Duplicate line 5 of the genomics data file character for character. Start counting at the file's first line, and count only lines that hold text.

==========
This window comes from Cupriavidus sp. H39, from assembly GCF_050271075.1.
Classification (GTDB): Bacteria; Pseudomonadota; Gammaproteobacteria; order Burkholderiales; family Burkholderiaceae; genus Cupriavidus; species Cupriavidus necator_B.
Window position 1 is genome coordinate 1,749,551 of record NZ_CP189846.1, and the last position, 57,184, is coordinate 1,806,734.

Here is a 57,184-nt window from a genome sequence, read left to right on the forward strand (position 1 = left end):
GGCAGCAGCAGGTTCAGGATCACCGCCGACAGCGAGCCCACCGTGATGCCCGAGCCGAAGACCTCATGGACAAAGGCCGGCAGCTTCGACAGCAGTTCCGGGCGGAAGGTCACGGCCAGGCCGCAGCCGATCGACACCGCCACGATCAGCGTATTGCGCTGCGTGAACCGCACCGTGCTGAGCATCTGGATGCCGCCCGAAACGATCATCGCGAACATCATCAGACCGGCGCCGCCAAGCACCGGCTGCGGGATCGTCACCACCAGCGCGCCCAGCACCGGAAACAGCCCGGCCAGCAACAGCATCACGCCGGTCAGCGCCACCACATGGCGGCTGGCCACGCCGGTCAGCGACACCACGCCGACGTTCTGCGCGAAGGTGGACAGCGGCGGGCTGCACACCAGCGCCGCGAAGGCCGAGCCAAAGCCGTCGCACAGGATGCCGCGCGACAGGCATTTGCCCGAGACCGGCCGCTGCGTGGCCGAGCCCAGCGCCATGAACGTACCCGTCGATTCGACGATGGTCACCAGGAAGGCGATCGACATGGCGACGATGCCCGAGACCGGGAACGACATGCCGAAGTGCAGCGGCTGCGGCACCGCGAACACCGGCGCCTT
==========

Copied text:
GGCAGCAGCAGGTTCAGGATCACCGCCGACAGCGAGCCCACCGTGATGCCCGAGCCGAAGACCTCATGGACAAAGGCCGGCAGCTTCGACAGCAGTTCCGGGCGGAAGGTCACGGCCAGGCCGCAGCCGATCGACACCGCCACGATCAGCGTATTGCGCTGCGTGAACCGCACCGTGCTGAGCATCTGGATGCCGCCCGAAACGATCATCGCGAACATCATCAGACCGGCGCCGCCAAGCACCGGCTGCGGGATCGTCACCACCAGCGCGCCCAGCACCGGAAACAGCCCGGCCAGCAACAGCATCACGCCGGTCAGCGCCACCACATGGCGGCTGGCCACGCCGGTCAGCGACACCACGCCGACGTTCTGCGCGAAGGTGGACAGCGGCGGGCTGCACACCAGCGCCGCGAAGGCCGAGCCAAAGCCGTCGCACAGGATGCCGCGCGACAGGCATTTGCCCGAGACCGGCCGCTGCGTGGCCGAGCCCAGCGCCATGAACGTACCCGTCGATTCGACGATGGTCACCAGGAAGGCGATCGACATGGCGACGATGCCCGAGACCGGGAACGACATGCCGAAGTGCAGCGGCTGCGGCACCGCGAACACCGGCGCCTT